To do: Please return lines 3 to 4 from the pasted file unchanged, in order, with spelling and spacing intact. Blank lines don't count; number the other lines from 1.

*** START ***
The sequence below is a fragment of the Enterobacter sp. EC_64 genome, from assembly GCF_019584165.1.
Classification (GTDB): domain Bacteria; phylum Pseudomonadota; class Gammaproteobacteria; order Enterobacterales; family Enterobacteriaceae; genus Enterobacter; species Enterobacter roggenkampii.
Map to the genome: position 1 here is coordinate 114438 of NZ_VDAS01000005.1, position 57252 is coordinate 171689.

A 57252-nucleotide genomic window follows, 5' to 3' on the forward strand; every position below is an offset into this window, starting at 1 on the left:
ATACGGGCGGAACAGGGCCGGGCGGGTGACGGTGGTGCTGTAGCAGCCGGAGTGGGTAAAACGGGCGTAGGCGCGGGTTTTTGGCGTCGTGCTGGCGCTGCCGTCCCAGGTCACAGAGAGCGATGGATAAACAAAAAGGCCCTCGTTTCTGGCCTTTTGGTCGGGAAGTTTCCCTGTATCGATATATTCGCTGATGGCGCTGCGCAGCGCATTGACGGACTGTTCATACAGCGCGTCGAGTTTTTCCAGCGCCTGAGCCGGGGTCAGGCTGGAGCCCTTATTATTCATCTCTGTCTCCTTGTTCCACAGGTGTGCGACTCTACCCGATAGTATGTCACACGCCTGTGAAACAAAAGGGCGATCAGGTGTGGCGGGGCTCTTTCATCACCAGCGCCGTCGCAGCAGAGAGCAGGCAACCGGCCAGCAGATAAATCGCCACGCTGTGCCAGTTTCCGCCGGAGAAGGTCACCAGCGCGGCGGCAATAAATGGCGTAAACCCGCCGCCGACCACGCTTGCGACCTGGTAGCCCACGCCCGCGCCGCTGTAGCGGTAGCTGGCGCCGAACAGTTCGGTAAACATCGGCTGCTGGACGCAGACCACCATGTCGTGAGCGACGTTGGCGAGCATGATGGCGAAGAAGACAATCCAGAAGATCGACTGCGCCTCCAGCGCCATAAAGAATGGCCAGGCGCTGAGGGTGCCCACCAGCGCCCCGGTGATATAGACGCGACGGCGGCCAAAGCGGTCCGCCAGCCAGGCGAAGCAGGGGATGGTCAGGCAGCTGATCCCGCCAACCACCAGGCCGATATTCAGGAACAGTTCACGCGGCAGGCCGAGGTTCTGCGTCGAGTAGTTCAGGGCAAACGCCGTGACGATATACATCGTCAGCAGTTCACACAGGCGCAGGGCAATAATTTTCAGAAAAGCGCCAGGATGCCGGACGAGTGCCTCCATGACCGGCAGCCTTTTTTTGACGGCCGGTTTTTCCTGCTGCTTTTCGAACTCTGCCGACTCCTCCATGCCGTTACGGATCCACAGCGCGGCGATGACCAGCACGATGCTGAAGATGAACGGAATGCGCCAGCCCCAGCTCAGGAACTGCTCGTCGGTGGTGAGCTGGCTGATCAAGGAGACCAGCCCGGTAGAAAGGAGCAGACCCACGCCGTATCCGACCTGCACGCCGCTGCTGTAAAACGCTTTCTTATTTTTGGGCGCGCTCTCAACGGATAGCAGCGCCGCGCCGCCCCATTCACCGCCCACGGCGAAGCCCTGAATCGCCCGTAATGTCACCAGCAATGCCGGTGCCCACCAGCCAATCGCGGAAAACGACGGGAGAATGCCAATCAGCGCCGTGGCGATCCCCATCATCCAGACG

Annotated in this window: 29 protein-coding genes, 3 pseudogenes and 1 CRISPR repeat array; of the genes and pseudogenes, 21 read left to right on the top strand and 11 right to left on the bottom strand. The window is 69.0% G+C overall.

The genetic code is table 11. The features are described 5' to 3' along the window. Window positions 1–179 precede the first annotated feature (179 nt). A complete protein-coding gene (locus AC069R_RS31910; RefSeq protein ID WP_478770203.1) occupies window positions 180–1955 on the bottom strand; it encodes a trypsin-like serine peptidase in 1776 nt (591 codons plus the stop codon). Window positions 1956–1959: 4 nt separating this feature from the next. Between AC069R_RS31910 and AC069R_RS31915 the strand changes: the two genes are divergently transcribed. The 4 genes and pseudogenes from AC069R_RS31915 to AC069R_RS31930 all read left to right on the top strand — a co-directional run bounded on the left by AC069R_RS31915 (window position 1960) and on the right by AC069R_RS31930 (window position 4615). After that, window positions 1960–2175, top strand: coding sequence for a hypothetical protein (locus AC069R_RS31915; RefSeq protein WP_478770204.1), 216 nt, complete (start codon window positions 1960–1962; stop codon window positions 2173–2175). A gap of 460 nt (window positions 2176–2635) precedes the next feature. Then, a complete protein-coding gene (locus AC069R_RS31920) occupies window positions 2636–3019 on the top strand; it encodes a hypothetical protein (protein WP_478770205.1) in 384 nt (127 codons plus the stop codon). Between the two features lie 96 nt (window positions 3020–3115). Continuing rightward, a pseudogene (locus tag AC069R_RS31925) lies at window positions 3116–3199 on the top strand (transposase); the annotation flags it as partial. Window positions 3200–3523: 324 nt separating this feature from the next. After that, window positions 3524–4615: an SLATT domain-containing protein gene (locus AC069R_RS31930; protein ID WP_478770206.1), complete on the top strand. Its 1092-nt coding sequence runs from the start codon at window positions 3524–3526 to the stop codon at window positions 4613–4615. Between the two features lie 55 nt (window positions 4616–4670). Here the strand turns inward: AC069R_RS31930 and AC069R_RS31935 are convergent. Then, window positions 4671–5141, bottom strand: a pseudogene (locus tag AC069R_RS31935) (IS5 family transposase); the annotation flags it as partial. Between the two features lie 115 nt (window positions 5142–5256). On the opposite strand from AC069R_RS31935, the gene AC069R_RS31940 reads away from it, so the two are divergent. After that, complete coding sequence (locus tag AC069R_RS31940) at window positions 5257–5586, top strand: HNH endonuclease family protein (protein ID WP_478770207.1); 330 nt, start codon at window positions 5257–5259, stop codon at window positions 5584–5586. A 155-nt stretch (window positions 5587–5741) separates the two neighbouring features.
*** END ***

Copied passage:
Map to the genome: position 1 here is coordinate 114438 of NZ_VDAS01000005.1, position 57252 is coordinate 171689.

A 57252-nucleotide genomic window follows, 5' to 3' on the forward strand; every position below is an offset into this window, starting at 1 on the left: